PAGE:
The annual THIRDeYE Theatre Festival, presented by the Department of Theatre and Dance, features works that are written, directed and staged by mostly UC Davis undergraduate students. This year’s line-up includes “Empty All the Boxes,” “Fools Afloat” and “The Blue Jay’s Song” and will be performed on Jan. 27 through Jan. 31 at 8 p.m. on Wednesday and 2 p.m. on Sunday.
Each back-to-back play will draw from similar themes of life and death and the search for meaning.
“Empty All the Boxes,” written by senior Jazz Trice and directed by senior Tasha Cooke, follows a young deviant who begins to have visions of his deceased grandfather. Emotions of regret, brokenness and appreciation of life centralize Trice’s play.
“It’s very deep and goes places some of us might not want to go when dealing with death, our family and deceased relatives – but it’s also really funny, contemporary and has a lot of nods to pop culture and mainstream ways of speaking and communication,” Trice said.
Themes of life and death, love, family and redemption surface throughout the play and are reflective of Trice’s own personal life and recent death of his grandfather.
“It was written as an outlet for my frustration with things going on in my life years ago that no longer exist,” Trice said. “It’s difficult acting in this play as well because it’s very personal and puts me in certain scenarios that almost mirror things that have happened to me.”
“Some lines are taken word for word from my life and there’s an immediate fear with something like this being put out in the open for everyone to see. But I think it’s necessary that these things be said for myself and others.”
The second act, “Fools Afloat,” is written by Kristopher Ide and directed by Olufunmilayo Alabi. Paul, a young man discovers what it takes to have a quality relationship with his girlfriend Francesca. While dealing with the death of his father, he is also coping with distance and lack of presence in his relationship. These trials take him to another world where he finds himself on a boat with Ernest Hemingway, Adolf Hitler and his father.
“I would hope that my little play would be kind of a parable, an object lesson about the folly of despair in the face of death,” Ide said.
“Fools Afloat” draws from Ide’s personal experience of losing his father a couple years ago.
“I don’t believe that death is an end to be feared but simply a transition to something else, some other form of existence,” Ide said. “But for the living left behind, it’s still necessary to come to a place of acceptance and understanding.”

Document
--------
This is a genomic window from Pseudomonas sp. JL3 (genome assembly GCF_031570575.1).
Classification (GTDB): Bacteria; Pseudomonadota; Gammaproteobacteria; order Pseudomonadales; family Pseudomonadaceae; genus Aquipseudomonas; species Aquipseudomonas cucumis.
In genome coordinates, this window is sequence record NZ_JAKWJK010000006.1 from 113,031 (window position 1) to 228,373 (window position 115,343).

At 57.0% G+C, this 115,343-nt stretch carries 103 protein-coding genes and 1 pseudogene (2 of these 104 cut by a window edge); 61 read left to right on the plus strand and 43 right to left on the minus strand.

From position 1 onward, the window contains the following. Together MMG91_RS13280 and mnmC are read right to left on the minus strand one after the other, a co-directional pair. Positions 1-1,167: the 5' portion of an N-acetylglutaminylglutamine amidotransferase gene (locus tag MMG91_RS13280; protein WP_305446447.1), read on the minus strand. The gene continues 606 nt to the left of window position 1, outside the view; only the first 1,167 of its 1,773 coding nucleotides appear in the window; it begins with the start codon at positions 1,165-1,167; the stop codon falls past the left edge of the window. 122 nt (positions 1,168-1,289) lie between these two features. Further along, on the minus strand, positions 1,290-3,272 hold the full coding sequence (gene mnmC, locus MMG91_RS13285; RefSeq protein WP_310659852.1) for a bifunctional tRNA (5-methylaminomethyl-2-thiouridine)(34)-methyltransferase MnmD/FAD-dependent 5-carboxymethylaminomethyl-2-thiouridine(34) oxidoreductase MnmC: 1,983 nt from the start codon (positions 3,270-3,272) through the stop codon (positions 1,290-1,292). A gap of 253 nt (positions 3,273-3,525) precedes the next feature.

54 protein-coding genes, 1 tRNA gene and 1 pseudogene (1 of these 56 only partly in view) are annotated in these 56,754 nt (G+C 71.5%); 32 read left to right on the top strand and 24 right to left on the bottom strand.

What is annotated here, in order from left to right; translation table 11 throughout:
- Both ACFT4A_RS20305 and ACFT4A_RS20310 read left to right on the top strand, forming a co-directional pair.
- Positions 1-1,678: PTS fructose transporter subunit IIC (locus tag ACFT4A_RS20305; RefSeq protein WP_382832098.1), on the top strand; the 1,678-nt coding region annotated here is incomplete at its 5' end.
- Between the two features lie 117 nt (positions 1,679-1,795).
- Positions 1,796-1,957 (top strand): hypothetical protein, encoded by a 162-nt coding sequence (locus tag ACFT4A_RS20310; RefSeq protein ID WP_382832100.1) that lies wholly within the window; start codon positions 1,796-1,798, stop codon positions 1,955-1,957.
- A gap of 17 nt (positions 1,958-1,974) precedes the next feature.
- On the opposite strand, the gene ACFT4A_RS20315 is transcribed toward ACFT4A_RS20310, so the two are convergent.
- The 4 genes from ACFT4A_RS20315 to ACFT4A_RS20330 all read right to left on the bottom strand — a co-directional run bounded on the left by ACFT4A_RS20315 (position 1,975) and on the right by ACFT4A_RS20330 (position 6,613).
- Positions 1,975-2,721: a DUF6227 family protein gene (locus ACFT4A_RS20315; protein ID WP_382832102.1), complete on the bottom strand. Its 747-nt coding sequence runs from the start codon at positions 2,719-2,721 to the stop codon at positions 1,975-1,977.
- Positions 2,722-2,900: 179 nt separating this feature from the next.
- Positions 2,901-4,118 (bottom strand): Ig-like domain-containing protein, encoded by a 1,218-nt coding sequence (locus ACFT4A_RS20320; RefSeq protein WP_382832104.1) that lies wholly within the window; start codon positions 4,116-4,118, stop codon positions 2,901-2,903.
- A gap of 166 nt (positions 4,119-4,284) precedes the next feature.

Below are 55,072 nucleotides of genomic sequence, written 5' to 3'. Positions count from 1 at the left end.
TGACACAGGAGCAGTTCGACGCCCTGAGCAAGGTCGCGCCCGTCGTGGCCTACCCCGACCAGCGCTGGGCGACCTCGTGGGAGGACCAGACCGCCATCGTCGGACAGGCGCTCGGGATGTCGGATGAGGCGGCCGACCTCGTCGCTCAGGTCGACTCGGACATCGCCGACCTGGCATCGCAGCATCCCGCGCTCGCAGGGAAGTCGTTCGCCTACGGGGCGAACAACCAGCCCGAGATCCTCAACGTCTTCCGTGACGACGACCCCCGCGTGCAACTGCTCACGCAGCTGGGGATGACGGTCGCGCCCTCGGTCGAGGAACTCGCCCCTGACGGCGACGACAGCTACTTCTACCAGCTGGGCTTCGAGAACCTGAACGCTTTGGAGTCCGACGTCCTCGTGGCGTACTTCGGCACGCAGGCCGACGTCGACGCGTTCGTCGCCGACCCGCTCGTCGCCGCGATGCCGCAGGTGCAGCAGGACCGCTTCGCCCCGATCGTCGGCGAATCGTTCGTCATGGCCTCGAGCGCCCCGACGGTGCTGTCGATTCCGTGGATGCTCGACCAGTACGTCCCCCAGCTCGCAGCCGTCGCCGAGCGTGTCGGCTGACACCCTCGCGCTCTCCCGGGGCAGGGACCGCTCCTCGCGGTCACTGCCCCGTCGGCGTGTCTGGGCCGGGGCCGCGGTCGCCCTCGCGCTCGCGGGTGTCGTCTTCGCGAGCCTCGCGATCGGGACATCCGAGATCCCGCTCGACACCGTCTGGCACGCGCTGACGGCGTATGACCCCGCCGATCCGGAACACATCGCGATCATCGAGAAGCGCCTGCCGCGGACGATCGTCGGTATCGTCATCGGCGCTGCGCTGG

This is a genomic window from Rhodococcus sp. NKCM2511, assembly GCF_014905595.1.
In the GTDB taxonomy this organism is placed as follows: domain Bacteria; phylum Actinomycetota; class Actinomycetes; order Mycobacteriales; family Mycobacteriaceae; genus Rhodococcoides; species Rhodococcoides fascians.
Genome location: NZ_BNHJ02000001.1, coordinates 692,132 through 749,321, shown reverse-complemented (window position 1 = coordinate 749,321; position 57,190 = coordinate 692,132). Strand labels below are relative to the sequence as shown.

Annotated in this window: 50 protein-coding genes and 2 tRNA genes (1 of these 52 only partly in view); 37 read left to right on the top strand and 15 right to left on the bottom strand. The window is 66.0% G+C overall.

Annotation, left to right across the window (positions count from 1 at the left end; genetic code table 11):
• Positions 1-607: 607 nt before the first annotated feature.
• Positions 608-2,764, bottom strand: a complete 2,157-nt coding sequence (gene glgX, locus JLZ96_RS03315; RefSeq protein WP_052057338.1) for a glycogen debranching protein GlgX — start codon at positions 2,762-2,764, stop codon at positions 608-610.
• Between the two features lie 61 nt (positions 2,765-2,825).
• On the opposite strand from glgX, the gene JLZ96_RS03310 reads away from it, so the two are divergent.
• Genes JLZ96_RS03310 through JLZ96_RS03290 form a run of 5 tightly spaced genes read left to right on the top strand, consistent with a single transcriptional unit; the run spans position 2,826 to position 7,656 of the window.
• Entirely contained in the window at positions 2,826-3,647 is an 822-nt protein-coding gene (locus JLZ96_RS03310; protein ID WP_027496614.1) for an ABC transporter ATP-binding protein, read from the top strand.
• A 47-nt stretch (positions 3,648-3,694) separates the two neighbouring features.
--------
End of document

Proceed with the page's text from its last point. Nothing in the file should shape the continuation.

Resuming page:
In the play, Paul confronts the spirit of his father as an act of redemption.
“Some of the people in the audience will have probably lost someone very close to them,” Ide said. “If I can show them a character that is going through what they felt [who] is able to transcend those feelings and find joy and an appreciation for the friends and family still around, then maybe they’ll be able to do the same in their lives.”
In “The Blue Jay’s Song,” written by Daniel Jordan and directed by Bill Macinnis, Isaac, a man who is portrayed by three actors on stage, searches for meaning in his life by trying to find his mother.
The entire play stems from different life lessons that extend from Jordan’s life as a transfer student.
“In my first quarter here at Davis, I was feeling like three different people doing three different things – what I wanted, what I needed and who was I,” Jordan said. “I didn’t know what I was doing, what journey to take and I didn’t know what my end goal was. I derived the play from the fact that I didn’t feel like a single person.”
The THIRDeYE Theatre Festival has allowed students like Jordan to put their plays into production while in their undergraduate studies.
“As a writer, I don’t think there’s any better way to learn what does and doesn’t work on stage than by participating in this festival,” Ide said.
The festival will continue from Jan. 27-31. Tickets will be $10 for students and $14 for general admission. For more information about THIRDeYE or to purchase tickets, visit theatredance.ucdavis.edu.
KAREN SONG can be reached at email@example.com.